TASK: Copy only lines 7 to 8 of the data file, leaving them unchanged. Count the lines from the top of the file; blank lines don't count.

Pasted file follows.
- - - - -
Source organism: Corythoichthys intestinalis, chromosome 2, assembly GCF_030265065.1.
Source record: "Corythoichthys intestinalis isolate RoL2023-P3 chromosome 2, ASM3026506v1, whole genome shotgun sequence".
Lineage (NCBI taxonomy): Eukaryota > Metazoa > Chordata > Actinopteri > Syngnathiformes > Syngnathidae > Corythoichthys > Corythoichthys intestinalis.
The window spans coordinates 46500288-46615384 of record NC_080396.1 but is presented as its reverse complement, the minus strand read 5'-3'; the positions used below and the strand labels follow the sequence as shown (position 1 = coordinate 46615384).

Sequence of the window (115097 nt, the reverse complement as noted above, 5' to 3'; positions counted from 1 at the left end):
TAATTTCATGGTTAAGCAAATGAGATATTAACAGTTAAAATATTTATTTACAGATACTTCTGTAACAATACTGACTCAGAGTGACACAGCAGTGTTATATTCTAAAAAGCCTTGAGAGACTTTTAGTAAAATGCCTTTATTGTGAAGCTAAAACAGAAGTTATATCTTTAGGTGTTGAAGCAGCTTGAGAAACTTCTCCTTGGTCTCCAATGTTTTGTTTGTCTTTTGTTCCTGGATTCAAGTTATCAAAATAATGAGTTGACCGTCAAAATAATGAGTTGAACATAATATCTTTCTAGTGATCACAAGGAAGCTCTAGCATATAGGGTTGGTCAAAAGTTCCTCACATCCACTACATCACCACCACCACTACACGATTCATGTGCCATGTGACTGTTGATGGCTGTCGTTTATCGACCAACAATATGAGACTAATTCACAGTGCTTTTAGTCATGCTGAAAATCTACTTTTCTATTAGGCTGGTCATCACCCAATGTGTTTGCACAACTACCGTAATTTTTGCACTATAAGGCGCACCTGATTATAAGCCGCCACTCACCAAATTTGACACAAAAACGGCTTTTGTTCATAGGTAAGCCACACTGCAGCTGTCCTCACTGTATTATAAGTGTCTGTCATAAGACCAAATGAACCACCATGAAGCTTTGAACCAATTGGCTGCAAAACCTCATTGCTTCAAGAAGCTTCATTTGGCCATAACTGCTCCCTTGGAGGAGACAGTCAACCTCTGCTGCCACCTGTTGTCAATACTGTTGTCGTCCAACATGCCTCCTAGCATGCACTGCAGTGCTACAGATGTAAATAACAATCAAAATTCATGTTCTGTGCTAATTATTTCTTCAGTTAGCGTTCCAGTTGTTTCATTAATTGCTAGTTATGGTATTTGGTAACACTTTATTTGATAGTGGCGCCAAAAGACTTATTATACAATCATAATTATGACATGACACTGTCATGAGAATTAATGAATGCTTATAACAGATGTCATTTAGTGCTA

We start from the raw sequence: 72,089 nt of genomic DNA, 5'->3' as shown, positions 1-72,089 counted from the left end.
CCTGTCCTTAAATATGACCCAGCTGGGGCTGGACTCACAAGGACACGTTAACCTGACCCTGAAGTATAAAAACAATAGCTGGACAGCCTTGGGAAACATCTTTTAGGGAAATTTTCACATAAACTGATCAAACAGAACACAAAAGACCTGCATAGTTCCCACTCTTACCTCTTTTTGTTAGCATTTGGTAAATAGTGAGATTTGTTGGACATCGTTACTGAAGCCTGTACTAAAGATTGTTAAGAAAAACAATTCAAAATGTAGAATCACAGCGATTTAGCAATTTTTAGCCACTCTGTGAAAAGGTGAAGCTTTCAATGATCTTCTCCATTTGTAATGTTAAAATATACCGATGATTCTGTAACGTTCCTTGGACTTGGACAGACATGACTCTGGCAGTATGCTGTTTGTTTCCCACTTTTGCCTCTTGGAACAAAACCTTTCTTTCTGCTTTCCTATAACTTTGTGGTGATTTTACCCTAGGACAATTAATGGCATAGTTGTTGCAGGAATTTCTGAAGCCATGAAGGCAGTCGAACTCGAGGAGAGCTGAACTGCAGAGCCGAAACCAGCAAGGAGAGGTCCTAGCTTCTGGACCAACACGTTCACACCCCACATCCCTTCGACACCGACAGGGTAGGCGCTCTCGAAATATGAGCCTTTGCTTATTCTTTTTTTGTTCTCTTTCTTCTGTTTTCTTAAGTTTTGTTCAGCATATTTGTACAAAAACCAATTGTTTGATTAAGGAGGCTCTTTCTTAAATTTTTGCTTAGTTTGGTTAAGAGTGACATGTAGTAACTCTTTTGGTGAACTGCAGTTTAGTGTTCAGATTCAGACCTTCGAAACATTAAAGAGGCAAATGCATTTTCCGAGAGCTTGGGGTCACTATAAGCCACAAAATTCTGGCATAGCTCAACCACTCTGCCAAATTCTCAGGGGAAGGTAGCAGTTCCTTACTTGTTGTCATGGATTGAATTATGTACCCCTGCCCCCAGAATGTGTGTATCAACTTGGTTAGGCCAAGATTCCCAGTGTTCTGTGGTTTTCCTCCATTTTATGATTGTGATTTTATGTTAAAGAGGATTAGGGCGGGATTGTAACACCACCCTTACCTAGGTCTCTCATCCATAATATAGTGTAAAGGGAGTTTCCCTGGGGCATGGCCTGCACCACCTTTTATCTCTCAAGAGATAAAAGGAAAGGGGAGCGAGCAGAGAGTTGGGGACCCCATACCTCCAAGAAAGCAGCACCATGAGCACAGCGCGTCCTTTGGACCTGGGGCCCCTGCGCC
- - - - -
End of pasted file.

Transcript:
We start from the raw sequence: 72,089 nt of genomic DNA, 5'->3' as shown, positions 1-72,089 counted from the left end.
CCTGTCCTTAAATATGACCCAGCTGGGGCTGGACTCACAAGGACACGTTAACCTGACCCTGAAGTATAAAAACAATAGCTGGACAGCCTTGGGAAACATCTTTTAGGGAAATTTTCACATAAACTGATCAAACAGAACACAAAAGACCTGCATAGTTCCCACTCTTACCTCTTTTTGTTAGCATTTGGTAAATAGTGAGATTTGTTGGACATCGTTACTGAAGCCTGTACTAAAGATTGTTAAGAAAAACAATTCAAAATGTAGAATCACAGCGATTTAGCAATTTTTAGCCACTCTGTGAAAAGGTGAAGCTTTCAATGATCTTCTCCATTTGTAATGTTAAAATATACCGATGATTCTGTAACGTTCCTTGGACTTGGACAGACATGACTCTGGCAGTATGCTGTTTGTTTCCCACTTTTGCCTCTTGGAACAAAACCTTTCTTTCTGCTTTCCTATAACTTTGTGGTGATTTTACCCTAGGACAATTAATGGCATAGTTGTTGCAGGAATTTCTGAAGCCATGAAGGCAGTCGAACTCGAGGAGAGCTGAACTGCAGAGCCGAAACCAGCAAGGAGAGGTCCTAGCTTCTGGACCAACACGTTCACACCCCACATCCCTTCGACACCGACAGGGTAGGCGCTCTCGAAATATGAGCCTTTGCTTATTCTTTTTTTGTTCTCTTTCTTCTGTTTTCTTAAGTTTTGTTCAGCATATTTGTACAAAAACCAATTGTTTGATTAAGGAGGCTCTTTCTTAAATTTTTGCTTAGTTTGGTTAAGAGTGACATGTAGTAACTCTTTTGGTGAACTGCAGTTTAGTGTTCAGATTCAGACCTTCGAAACATTAAAGAGGCAAATGCATTTTCCGAGAGCTTGGGGTCACTATAAGCCACAAAATTCTGGCATAGCTCAACCACTCTGCCAAATTCTCAGGGGAAGGTAGCAGTTCCTTACTTGTTGTCATGGATTGAATTATGTACCCCTGCCCCCAGAATGTGTGTATCAACTTGGTTAGGCCAAGATTCCCAGTGTTCTGTGGTTTTCCTCCATTTTATGATTGTGATTTTATGTTAAAGAGGATTAGGGCGGGATTGTAACACCACCCTTACCTAGGTCTCTCATCCATAATATAGTGTAAAGGGAGTTTCCCTGGGGCATGGCCTGCACCACCTTTTATCTCTCAAGAGATAAAAGGAAAGGGGAGCGAGCAGAGAGTTGGGGACCCCATACCTCCAAGAAAGCAGCACCATGAGCACAGCGCGTCCTTTGGACCTGGGGCCCCTGCGCC